Looking at Raymond Saunders in 2017
I had to cross a bridge to get there.
The there in this case was “This Is For You,” a show at the Marin MOCA of recent work by Raymond Saunders, the Oakland-based painter, collagist, and assemblage artist . The trip felt particularly important because I had been trying to see one of his works for a few months — a task I thought would be relatively easy, given the fact that Saunders is an artist both well-collected and local, but one that proved to be anything but. Many of his works are enormous (Saunders often works on large wooden doors in place of canvases), and getting one out of storage is no small feat. I struck out at the Oakland Museum, then at the Berkeley Museum. No luck at his former East Bay gallery.
It might seem a bit unnecessary to go through all this effort, and now to be making the trip to Marin, especially since I had plenty of perfectly good photographs of Saunders’s work. This is 2017, when art (like many things) is consumed mostly via our screens, anyway. But I wanted to see a Saunders work in person — and not just because, as assemblages, I had a hunch they had so much to say in texture and weightiness that a reproduction just couldn’t repeat. I also wanted to see a Saunders in a specific place, grounded down from the floating, abstracted space of the internet.
My curiosity had a lot to do with what Saunders himself has said about his work. He has repeated what he stated first (and emphatically) in his now-famous 1967 essay “Black is a Color”: racial categories have no place in the creation, or viewing, of works of art. To make his art a vehicle for any specific agenda, including the kind of racial uplift that the work of black artists has so often been made to be, would be a kind of vulgarization: a process by which “the artist makes himself a mere peddler.” Black, for Saunders, is a color and nothing else — and if he seems particularly sensitive to the doors that have been shut to black artists because of racial categorization, he might be forgiven the somewhat idealistic vision of a (colorless?) universal art he holds, and is working towards.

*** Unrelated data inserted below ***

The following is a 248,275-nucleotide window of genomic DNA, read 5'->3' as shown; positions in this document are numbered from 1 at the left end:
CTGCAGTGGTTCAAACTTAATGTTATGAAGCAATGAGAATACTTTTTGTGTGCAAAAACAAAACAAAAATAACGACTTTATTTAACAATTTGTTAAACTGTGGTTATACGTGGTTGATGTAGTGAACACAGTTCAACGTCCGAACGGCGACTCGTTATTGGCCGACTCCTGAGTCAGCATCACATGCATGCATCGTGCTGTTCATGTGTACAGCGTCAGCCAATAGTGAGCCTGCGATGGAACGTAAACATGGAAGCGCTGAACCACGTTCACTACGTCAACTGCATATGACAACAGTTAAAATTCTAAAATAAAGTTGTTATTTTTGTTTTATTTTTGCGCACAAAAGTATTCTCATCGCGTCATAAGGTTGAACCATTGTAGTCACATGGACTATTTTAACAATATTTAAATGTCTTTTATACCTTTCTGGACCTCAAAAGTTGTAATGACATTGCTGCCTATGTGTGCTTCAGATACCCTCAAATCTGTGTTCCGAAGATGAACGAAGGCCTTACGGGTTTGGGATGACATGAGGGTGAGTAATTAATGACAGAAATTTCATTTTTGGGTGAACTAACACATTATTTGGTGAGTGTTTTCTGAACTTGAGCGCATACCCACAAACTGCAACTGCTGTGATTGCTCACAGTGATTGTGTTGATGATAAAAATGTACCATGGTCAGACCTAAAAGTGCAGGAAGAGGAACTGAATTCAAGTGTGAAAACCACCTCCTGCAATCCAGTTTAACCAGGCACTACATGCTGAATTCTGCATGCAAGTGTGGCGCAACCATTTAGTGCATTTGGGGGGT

The question I was after, then, was how Saunders’s work looks now, in our still color-bounded world. Especially given the added charge that the closures of racism and xenophobia have gained in the Trump era — with its rhetoric of walls and keep-out, its projection of danger onto visible difference, its escalation of fear and villianization of the other — how would Saunders’s strategy of refusal work? Thrown against the whiteness of a gallery wall (and art world), would it be possible to look at the black on his canvases/canvas-doors and see only a color?
Let’s try it then (and where better to exercise what Darby English calls “strategic formalism”?) Take Untitled (RS17–02), for example, one of the works in “This Is For You.” Its mixture, like others of his assemblages, seemed to me not so much the somewhat tired one of “high” and “low,” but rather a type of convergence that is both more radical and more quotidian. A newspaper from 1997 is placed alongside a calendar page from 1955; a generic paper towel sits just beneath a black and white photograph portrait; commemorative stamps (from France) featuring Thelonious Monk and ancient Sudanese art are collaged over a book tag written in Japanese and what appears to be a child’s science homework.
The objects are kept whole for the most part, allowed to retain a sense of their past lives — thrilling us with the implication of entire worlds crossing paths in the space of the canvas. Who is the self-possessed, well-dressed woman in the photograph at the work’s upper right? Who paged through the children’s book below it, and cause the tear on its cover? How much should we make of these items’ proximity? The fact that the work will never grant single answers to these questions does not make their consideration unimportant. The business of looking, we realize, is as unfinished, as ongoing and insistently open-ended, as that of Saunders’s creation.
For all their (sometimes jarring) specificity, Untitled’s found objects don’t seem entirely random, either in their selection or their arrangement. Saunders’s brilliance and sly wit surface here — the result, no doubt, of his over fifty year-long career, much of which was spent creating this kind of assemblage-arrangements of found objects. Formal resonances ripple through the work: the child’s drawings of cylindrical beakers reappearing on their sides in the newspaper image of smokestacks, or the floral pattern of the various textile materials reworked in paint along the work’s edges. The viewer has to be flexible to follow Saunders on these leaps, moving among different modes of reading, sets of references, and often literal languages.